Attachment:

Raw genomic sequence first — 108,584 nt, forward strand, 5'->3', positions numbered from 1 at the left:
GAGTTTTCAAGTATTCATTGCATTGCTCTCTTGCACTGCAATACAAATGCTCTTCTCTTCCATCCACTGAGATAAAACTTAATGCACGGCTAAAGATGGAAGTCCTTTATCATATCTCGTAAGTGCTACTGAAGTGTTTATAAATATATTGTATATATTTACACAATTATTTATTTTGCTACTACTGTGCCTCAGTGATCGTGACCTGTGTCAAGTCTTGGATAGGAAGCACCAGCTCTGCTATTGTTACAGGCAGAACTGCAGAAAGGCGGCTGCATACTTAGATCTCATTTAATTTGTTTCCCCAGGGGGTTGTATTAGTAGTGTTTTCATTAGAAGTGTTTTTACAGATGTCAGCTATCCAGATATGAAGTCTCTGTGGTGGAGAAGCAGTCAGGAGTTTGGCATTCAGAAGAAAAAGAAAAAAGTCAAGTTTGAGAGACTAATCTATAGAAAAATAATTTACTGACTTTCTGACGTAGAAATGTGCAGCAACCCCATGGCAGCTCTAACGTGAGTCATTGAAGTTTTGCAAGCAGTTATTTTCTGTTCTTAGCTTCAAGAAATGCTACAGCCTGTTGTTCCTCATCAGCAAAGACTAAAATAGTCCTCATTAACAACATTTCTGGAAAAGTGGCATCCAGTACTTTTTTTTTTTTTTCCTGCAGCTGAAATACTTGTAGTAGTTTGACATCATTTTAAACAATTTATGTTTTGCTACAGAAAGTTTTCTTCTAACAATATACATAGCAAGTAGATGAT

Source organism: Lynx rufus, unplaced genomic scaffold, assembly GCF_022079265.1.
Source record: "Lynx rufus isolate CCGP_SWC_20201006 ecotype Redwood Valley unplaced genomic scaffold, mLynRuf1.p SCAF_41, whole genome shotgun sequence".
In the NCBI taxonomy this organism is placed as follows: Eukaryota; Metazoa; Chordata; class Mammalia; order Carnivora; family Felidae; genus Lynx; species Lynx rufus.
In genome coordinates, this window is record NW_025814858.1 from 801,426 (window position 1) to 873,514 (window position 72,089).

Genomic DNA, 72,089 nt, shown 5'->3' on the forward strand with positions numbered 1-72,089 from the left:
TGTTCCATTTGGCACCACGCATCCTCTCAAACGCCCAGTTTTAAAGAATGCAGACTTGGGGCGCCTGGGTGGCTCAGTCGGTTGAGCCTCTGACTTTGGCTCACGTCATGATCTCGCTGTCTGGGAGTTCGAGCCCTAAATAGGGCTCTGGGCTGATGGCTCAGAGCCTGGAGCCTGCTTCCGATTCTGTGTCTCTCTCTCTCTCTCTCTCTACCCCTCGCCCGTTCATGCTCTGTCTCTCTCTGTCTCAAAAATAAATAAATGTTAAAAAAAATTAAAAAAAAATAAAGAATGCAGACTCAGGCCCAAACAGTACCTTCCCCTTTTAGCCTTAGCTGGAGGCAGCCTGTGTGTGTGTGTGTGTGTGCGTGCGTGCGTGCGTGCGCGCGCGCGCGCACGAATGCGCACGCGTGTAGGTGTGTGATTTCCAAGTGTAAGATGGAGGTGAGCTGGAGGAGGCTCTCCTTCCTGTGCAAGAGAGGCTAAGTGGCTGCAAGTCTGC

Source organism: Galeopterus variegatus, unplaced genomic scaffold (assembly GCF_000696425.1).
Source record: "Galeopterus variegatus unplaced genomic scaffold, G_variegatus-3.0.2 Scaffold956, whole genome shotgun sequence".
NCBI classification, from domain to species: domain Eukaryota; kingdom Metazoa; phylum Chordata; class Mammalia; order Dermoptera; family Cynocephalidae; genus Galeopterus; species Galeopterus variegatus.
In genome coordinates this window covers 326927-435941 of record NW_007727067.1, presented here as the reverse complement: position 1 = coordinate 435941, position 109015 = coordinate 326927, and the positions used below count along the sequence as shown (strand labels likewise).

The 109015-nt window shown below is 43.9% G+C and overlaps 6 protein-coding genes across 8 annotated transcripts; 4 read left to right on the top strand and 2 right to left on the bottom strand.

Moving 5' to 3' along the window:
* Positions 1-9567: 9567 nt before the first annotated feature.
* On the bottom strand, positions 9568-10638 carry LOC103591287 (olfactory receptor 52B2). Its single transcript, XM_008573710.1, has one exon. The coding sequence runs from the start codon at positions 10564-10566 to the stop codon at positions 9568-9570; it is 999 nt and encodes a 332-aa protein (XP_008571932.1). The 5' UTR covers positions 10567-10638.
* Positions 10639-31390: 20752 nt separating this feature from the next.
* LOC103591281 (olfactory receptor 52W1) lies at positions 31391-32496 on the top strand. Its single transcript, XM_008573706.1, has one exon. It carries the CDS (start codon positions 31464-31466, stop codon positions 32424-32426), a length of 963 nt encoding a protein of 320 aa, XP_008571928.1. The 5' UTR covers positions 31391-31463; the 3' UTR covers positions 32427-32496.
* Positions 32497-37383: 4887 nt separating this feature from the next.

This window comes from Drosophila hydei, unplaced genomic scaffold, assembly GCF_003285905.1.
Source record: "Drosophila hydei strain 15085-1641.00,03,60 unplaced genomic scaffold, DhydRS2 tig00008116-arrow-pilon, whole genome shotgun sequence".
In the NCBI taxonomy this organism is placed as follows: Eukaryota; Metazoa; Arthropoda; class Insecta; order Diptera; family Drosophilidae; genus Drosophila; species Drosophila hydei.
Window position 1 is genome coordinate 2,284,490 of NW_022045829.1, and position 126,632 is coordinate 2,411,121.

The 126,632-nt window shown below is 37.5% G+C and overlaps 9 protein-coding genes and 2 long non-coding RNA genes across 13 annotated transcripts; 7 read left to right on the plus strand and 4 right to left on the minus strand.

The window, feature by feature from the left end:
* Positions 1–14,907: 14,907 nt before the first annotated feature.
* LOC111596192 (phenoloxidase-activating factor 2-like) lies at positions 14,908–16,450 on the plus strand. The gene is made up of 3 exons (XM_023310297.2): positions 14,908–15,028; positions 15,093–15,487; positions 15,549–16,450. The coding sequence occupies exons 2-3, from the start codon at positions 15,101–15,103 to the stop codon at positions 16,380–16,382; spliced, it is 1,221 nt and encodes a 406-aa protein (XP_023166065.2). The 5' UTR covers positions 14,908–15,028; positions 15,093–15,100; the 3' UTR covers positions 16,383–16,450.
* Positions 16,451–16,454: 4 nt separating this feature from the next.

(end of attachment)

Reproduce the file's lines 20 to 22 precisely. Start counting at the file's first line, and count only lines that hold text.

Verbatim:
This window comes from Drosophila hydei, unplaced genomic scaffold, assembly GCF_003285905.1.
Source record: "Drosophila hydei strain 15085-1641.00,03,60 unplaced genomic scaffold, DhydRS2 tig00008116-arrow-pilon, whole genome shotgun sequence".
In the NCBI taxonomy this organism is placed as follows: Eukaryota; Metazoa; Arthropoda; class Insecta; order Diptera; family Drosophilidae; genus Drosophila; species Drosophila hydei.